The new farm bill includes a provision legalizing the growing of industrial hemp nationwide, and there are a lot of people who see this as a panacea, opening up a whole new industry that will skyrocket agriculture.
I think it might be a little early to celebrate.
There are a lot of warning signs out there that make it apparent that we should slow down a bit on the enthusiasm.
Senate Majority Leader Mitch McConnell thinks that hemp could replace tobacco as a mainstay of Kentucky agriculture. I can see reasons to be encouraged, but a lot of things need to be taken into consideration about how fast a hemp industry can grow.
Let’s start with the most profitable hemp product — CBD oil. I’m checking in as a fan. I am a CBD user and it has taken away so much knee pain that I am no longer thinking I’m inevitably facing replacement surgery. It is awesome stuff.
But I also see problems with growth in the industry. There is a need for regulation and labeling; a way to assure that consumers are getting what they pay for when they buy a bottle of tincture, oil, bath balms or topical creams. These assurances will come at a price.
I read a report recently that suggested that a medicinal CBD industry that is dependable, with consistent quality, will require hemp to be grown under “pharmaceutical” conditions. This likely means controlled, sterile greenhouses with provable measures of content. That’s a far cry from 200 acres in an open field that can be processed easily or cheaply.
Yes, there are many, many other uses of hemp. That includes the close-to-original use of making rope. It’s useful for a bunch of fiber applications. The word is it may also be usable for grazing or hay. None of those are high-dollar products.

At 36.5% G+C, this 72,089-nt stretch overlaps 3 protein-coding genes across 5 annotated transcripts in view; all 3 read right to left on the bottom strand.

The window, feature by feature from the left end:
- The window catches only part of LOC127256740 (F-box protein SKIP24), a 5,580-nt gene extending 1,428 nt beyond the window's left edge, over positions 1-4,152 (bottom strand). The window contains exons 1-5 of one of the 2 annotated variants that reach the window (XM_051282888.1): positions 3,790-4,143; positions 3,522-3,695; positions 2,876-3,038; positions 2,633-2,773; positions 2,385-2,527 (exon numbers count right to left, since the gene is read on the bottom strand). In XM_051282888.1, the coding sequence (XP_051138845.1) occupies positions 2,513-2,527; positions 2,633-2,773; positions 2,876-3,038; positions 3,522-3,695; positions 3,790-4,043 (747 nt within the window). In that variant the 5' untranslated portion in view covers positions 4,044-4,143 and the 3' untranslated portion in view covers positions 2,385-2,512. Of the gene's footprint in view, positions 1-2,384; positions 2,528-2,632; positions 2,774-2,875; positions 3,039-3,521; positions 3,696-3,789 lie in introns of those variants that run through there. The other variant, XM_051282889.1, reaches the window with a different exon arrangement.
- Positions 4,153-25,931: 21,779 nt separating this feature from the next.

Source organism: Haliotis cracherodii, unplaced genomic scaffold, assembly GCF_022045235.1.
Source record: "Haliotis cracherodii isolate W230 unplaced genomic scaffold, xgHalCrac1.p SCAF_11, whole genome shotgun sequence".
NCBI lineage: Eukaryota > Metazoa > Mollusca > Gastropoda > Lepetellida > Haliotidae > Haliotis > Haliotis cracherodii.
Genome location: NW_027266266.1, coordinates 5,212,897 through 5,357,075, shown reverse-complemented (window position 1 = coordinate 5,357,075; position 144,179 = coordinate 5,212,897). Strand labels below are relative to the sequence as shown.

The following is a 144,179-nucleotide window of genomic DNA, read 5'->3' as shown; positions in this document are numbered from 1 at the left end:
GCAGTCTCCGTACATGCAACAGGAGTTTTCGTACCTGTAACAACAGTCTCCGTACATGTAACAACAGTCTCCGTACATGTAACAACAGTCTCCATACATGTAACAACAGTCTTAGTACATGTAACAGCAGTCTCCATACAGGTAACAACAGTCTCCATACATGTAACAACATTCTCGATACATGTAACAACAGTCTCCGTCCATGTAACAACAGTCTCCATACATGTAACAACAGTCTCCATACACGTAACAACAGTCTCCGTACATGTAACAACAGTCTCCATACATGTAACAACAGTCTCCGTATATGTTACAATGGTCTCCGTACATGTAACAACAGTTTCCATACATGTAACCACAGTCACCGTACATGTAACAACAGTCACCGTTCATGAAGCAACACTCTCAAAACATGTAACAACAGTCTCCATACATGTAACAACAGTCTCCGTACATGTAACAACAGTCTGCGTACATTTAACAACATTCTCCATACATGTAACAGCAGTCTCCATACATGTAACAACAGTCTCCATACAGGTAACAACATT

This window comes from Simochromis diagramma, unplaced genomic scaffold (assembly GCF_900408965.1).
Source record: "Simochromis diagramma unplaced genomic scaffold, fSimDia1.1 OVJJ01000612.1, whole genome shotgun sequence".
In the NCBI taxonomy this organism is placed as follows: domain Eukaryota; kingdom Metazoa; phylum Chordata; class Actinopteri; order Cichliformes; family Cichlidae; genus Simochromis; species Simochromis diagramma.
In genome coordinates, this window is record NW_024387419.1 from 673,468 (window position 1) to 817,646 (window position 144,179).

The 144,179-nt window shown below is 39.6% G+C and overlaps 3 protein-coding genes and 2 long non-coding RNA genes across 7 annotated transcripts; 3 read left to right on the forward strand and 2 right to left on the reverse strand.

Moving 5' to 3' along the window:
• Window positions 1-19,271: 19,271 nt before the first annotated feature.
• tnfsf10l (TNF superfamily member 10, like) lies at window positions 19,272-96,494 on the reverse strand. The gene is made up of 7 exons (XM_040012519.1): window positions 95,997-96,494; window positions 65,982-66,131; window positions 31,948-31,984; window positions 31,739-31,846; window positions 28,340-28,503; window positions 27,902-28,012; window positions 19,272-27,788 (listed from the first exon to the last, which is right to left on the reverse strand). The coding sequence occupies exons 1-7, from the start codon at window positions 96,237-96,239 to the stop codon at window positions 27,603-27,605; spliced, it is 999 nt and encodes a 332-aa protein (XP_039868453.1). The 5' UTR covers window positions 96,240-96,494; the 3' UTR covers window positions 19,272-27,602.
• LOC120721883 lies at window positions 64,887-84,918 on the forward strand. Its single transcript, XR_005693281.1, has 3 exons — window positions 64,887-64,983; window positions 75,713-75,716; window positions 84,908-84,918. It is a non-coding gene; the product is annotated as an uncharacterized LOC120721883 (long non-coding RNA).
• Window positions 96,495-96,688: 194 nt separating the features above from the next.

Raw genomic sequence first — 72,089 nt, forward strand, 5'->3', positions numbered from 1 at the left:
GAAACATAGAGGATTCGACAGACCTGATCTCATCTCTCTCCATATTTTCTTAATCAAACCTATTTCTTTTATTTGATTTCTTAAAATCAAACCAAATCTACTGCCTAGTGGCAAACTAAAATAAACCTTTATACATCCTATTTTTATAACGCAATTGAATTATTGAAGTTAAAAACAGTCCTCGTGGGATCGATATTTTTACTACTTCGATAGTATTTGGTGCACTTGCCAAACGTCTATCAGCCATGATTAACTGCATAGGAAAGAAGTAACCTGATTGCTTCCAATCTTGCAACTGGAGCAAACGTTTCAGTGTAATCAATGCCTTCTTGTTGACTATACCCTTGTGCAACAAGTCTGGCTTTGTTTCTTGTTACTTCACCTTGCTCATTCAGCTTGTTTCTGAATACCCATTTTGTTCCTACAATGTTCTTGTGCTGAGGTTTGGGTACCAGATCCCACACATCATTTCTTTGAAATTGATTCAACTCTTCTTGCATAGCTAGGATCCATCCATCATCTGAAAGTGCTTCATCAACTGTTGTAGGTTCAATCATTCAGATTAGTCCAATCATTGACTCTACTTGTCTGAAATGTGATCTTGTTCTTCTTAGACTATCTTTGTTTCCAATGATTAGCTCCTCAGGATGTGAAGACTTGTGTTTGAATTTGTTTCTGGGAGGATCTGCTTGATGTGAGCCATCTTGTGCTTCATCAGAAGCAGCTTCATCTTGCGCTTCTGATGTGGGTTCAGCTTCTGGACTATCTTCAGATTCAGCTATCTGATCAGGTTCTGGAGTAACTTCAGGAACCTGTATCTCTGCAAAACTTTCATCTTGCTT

The real question is whether or not this product can be moved into the commodity chain, or even the specialty chain, in a way that is profitable for farmers.
If farmers in big numbers provide the raw product of CBD oil, its price will drop dramatically. That would be great for consumers who could see their 30-mililiter bottle (about 30 doses) drop dramatically from the $75 it now costs. But how great would that be for producers? It’s likely that the added costs of certifying content levels and purity might not bring the price down that much for consumers, but it will be producers who are on the losing end.
Suppose you plant industrial hemp in the spring and are looking for a market in the fall. Maybe you better look for that market first and not plant until you find one.
I’m optimistic that this environmentally friendly crop with a wide list of potential applications and product will be a boon to farmers looking for more diversification in their operations, but I’m also aware of how difficult it can bring a new product or products to full market potential.
Consider that the ethanol business has been around for 40 years and is still fighting for market share. There’s room for optimism, but also room for caution.